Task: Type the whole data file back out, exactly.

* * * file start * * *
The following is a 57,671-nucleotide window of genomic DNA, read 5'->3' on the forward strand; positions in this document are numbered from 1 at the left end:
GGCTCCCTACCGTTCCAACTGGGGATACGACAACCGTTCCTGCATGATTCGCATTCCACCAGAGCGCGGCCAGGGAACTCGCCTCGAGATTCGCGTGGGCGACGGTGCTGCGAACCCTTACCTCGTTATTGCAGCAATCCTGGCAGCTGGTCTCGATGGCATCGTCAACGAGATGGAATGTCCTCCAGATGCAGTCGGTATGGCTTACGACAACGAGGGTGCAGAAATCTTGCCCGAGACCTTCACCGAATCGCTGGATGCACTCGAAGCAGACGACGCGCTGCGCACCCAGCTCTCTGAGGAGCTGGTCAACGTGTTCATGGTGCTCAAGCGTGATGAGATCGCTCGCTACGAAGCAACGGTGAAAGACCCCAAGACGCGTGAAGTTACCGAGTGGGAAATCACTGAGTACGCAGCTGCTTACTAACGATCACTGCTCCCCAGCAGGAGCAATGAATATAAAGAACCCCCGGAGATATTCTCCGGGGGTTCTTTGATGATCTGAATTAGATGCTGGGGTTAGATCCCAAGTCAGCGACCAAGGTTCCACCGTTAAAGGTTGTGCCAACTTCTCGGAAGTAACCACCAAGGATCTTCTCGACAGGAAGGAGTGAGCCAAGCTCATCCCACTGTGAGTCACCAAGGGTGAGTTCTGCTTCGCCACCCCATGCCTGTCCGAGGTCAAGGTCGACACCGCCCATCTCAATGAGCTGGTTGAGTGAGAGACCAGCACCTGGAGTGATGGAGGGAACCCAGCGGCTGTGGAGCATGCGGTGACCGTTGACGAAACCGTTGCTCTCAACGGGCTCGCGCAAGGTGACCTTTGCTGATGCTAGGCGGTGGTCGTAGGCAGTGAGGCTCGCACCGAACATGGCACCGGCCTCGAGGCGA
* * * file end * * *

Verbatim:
The following is a 57,671-nucleotide window of genomic DNA, read 5'->3' on the forward strand; positions in this document are numbered from 1 at the left end:
GGCTCCCTACCGTTCCAACTGGGGATACGACAACCGTTCCTGCATGATTCGCATTCCACCAGAGCGCGGCCAGGGAACTCGCCTCGAGATTCGCGTGGGCGACGGTGCTGCGAACCCTTACCTCGTTATTGCAGCAATCCTGGCAGCTGGTCTCGATGGCATCGTCAACGAGATGGAATGTCCTCCAGATGCAGTCGGTATGGCTTACGACAACGAGGGTGCAGAAATCTTGCCCGAGACCTTCACCGAATCGCTGGATGCACTCGAAGCAGACGACGCGCTGCGCACCCAGCTCTCTGAGGAGCTGGTCAACGTGTTCATGGTGCTCAAGCGTGATGAGATCGCTCGCTACGAAGCAACGGTGAAAGACCCCAAGACGCGTGAAGTTACCGAGTGGGAAATCACTGAGTACGCAGCTGCTTACTAACGATCACTGCTCCCCAGCAGGAGCAATGAATATAAAGAACCCCCGGAGATATTCTCCGGGGGTTCTTTGATGATCTGAATTAGATGCTGGGGTTAGATCCCAAGTCAGCGACCAAGGTTCCACCGTTAAAGGTTGTGCCAACTTCTCGGAAGTAACCACCAAGGATCTTCTCGACAGGAAGGAGTGAGCCAAGCTCATCCCACTGTGAGTCACCAAGGGTGAGTTCTGCTTCGCCACCCCATGCCTGTCCGAGGTCAAGGTCGACACCGCCCATCTCAATGAGCTGGTTGAGTGAGAGACCAGCACCTGGAGTGATGGAGGGAACCCAGCGGCTGTGGAGCATGCGGTGACCGTTGACGAAACCGTTGCTCTCAACGGGCTCGCGCAAGGTGACCTTTGCTGATGCTAGGCGGTGGTCGTAGGCAGTGAGGCTCGCACCGAACATGGCACCGGCCTCGAGGCGA